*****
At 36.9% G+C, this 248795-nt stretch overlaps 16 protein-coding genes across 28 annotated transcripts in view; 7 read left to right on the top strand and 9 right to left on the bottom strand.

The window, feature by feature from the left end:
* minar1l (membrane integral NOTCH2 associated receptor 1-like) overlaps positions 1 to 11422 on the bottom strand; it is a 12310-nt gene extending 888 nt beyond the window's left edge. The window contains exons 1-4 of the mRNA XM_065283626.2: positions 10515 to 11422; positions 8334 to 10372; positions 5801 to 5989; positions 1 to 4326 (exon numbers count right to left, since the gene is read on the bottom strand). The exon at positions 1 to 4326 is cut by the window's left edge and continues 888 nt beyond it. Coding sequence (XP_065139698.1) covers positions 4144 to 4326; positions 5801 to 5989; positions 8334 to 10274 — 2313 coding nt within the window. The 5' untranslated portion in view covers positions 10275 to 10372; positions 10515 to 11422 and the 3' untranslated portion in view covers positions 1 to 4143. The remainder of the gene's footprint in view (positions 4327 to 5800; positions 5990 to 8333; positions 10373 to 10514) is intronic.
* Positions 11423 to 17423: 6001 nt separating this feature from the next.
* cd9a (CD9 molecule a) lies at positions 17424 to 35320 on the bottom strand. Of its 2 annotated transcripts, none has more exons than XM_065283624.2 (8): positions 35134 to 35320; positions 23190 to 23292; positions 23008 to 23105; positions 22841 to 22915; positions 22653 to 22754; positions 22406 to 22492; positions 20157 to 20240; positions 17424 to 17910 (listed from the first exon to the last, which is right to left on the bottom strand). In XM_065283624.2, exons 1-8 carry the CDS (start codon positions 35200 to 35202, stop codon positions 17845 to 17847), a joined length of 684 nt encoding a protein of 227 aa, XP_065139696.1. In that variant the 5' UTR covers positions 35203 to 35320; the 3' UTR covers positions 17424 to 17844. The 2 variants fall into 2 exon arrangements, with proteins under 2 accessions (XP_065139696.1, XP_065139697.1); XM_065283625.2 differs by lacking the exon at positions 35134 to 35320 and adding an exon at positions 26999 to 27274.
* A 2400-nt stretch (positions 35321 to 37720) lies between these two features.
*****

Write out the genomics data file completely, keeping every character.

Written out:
At 36.9% G+C, this 248795-nt stretch overlaps 16 protein-coding genes across 28 annotated transcripts in view; 7 read left to right on the top strand and 9 right to left on the bottom strand.

The window, feature by feature from the left end:
* minar1l (membrane integral NOTCH2 associated receptor 1-like) overlaps positions 1 to 11422 on the bottom strand; it is a 12310-nt gene extending 888 nt beyond the window's left edge. The window contains exons 1-4 of the mRNA XM_065283626.2: positions 10515 to 11422; positions 8334 to 10372; positions 5801 to 5989; positions 1 to 4326 (exon numbers count right to left, since the gene is read on the bottom strand). The exon at positions 1 to 4326 is cut by the window's left edge and continues 888 nt beyond it. Coding sequence (XP_065139698.1) covers positions 4144 to 4326; positions 5801 to 5989; positions 8334 to 10274 — 2313 coding nt within the window. The 5' untranslated portion in view covers positions 10275 to 10372; positions 10515 to 11422 and the 3' untranslated portion in view covers positions 1 to 4143. The remainder of the gene's footprint in view (positions 4327 to 5800; positions 5990 to 8333; positions 10373 to 10514) is intronic.
* Positions 11423 to 17423: 6001 nt separating this feature from the next.
* cd9a (CD9 molecule a) lies at positions 17424 to 35320 on the bottom strand. Of its 2 annotated transcripts, none has more exons than XM_065283624.2 (8): positions 35134 to 35320; positions 23190 to 23292; positions 23008 to 23105; positions 22841 to 22915; positions 22653 to 22754; positions 22406 to 22492; positions 20157 to 20240; positions 17424 to 17910 (listed from the first exon to the last, which is right to left on the bottom strand). In XM_065283624.2, exons 1-8 carry the CDS (start codon positions 35200 to 35202, stop codon positions 17845 to 17847), a joined length of 684 nt encoding a protein of 227 aa, XP_065139696.1. In that variant the 5' UTR covers positions 35203 to 35320; the 3' UTR covers positions 17424 to 17844. The 2 variants fall into 2 exon arrangements, with proteins under 2 accessions (XP_065139696.1, XP_065139697.1); XM_065283625.2 differs by lacking the exon at positions 35134 to 35320 and adding an exon at positions 26999 to 27274.
* A 2400-nt stretch (positions 35321 to 37720) lies between these two features.